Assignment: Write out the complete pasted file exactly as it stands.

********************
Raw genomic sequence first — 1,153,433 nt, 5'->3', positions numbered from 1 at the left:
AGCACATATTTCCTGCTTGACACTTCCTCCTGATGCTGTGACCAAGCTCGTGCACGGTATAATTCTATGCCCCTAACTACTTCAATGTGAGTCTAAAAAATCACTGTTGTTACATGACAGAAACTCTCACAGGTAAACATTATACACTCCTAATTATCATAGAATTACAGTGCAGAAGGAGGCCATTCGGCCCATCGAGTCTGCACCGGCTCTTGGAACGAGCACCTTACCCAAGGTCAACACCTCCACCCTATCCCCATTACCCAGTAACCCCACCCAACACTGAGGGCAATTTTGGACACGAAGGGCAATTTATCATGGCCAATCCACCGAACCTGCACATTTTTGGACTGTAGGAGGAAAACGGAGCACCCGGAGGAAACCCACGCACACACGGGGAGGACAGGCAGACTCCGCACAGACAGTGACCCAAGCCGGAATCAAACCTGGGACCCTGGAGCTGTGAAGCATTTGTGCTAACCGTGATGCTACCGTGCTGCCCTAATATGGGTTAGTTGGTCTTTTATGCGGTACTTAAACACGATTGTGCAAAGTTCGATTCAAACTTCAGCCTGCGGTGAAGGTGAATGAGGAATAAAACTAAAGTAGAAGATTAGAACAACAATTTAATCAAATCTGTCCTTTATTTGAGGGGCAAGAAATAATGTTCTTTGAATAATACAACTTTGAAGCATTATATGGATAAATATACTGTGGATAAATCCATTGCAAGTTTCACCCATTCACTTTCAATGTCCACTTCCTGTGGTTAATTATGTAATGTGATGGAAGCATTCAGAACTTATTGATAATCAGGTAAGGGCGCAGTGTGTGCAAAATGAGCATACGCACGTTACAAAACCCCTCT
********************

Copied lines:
Raw genomic sequence first — 1,153,433 nt, 5'->3', positions numbered from 1 at the left:
AGCACATATTTCCTGCTTGACACTTCCTCCTGATGCTGTGACCAAGCTCGTGCACGGTATAATTCTATGCCCCTAACTACTTCAATGTGAGTCTAAAAAATCACTGTTGTTACATGACAGAAACTCTCACAGGTAAACATTATACACTCCTAATTATCATAGAATTACAGTGCAGAAGGAGGCCATTCGGCCCATCGAGTCTGCACCGGCTCTTGGAACGAGCACCTTACCCAAGGTCAACACCTCCACCCTATCCCCATTACCCAGTAACCCCACCCAACACTGAGGGCAATTTTGGACACGAAGGGCAATTTATCATGGCCAATCCACCGAACCTGCACATTTTTGGACTGTAGGAGGAAAACGGAGCACCCGGAGGAAACCCACGCACACACGGGGAGGACAGGCAGACTCCGCACAGACAGTGACCCAAGCCGGAATCAAACCTGGGACCCTGGAGCTGTGAAGCATTTGTGCTAACCGTGATGCTACCGTGCTGCCCTAATATGGGTTAGTTGGTCTTTTATGCGGTACTTAAACACGATTGTGCAAAGTTCGATTCAAACTTCAGCCTGCGGTGAAGGTGAATGAGGAATAAAACTAAAGTAGAAGATTAGAACAACAATTTAATCAAATCTGTCCTTTATTTGAGGGGCAAGAAATAATGTTCTTTGAATAATACAACTTTGAAGCATTATATGGATAAATATACTGTGGATAAATCCATTGCAAGTTTCACCCATTCACTTTCAATGTCCACTTCCTGTGGTTAATTATGTAATGTGATGGAAGCATTCAGAACTTATTGATAATCAGGTAAGGGCGCAGTGTGTGCAAAATGAGCATACGCACGTTACAAAACCCCTCT